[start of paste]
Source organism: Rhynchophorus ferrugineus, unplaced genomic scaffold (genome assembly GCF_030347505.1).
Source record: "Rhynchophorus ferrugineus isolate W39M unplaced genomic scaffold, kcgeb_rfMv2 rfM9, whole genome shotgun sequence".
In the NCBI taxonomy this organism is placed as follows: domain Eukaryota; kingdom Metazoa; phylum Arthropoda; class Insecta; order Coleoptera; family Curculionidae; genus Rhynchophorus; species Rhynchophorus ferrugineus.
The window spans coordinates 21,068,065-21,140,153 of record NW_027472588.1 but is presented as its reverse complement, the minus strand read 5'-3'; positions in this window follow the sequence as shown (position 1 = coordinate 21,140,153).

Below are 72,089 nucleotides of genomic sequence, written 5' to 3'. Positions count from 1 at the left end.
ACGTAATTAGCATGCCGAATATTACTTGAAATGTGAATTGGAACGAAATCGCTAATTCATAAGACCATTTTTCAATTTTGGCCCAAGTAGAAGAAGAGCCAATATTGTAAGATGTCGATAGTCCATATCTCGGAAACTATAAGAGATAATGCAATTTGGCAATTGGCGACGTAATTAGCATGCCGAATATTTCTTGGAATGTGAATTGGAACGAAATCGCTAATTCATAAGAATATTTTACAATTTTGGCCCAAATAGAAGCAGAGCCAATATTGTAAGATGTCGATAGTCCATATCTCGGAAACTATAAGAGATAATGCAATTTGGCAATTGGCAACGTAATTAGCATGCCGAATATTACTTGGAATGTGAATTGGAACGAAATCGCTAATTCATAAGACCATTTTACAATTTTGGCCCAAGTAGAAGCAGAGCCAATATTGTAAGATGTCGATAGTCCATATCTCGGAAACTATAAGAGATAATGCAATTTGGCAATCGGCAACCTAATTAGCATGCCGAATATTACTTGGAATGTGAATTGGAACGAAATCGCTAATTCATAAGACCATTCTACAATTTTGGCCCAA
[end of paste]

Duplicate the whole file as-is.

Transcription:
Source organism: Rhynchophorus ferrugineus, unplaced genomic scaffold (genome assembly GCF_030347505.1).
Source record: "Rhynchophorus ferrugineus isolate W39M unplaced genomic scaffold, kcgeb_rfMv2 rfM9, whole genome shotgun sequence".
In the NCBI taxonomy this organism is placed as follows: domain Eukaryota; kingdom Metazoa; phylum Arthropoda; class Insecta; order Coleoptera; family Curculionidae; genus Rhynchophorus; species Rhynchophorus ferrugineus.
The window spans coordinates 21,068,065-21,140,153 of record NW_027472588.1 but is presented as its reverse complement, the minus strand read 5'-3'; positions in this window follow the sequence as shown (position 1 = coordinate 21,140,153).

Below are 72,089 nucleotides of genomic sequence, written 5' to 3'. Positions count from 1 at the left end.
ACGTAATTAGCATGCCGAATATTACTTGAAATGTGAATTGGAACGAAATCGCTAATTCATAAGACCATTTTTCAATTTTGGCCCAAGTAGAAGAAGAGCCAATATTGTAAGATGTCGATAGTCCATATCTCGGAAACTATAAGAGATAATGCAATTTGGCAATTGGCGACGTAATTAGCATGCCGAATATTTCTTGGAATGTGAATTGGAACGAAATCGCTAATTCATAAGAATATTTTACAATTTTGGCCCAAATAGAAGCAGAGCCAATATTGTAAGATGTCGATAGTCCATATCTCGGAAACTATAAGAGATAATGCAATTTGGCAATTGGCAACGTAATTAGCATGCCGAATATTACTTGGAATGTGAATTGGAACGAAATCGCTAATTCATAAGACCATTTTACAATTTTGGCCCAAGTAGAAGCAGAGCCAATATTGTAAGATGTCGATAGTCCATATCTCGGAAACTATAAGAGATAATGCAATTTGGCAATCGGCAACCTAATTAGCATGCCGAATATTACTTGGAATGTGAATTGGAACGAAATCGCTAATTCATAAGACCATTCTACAATTTTGGCCCAA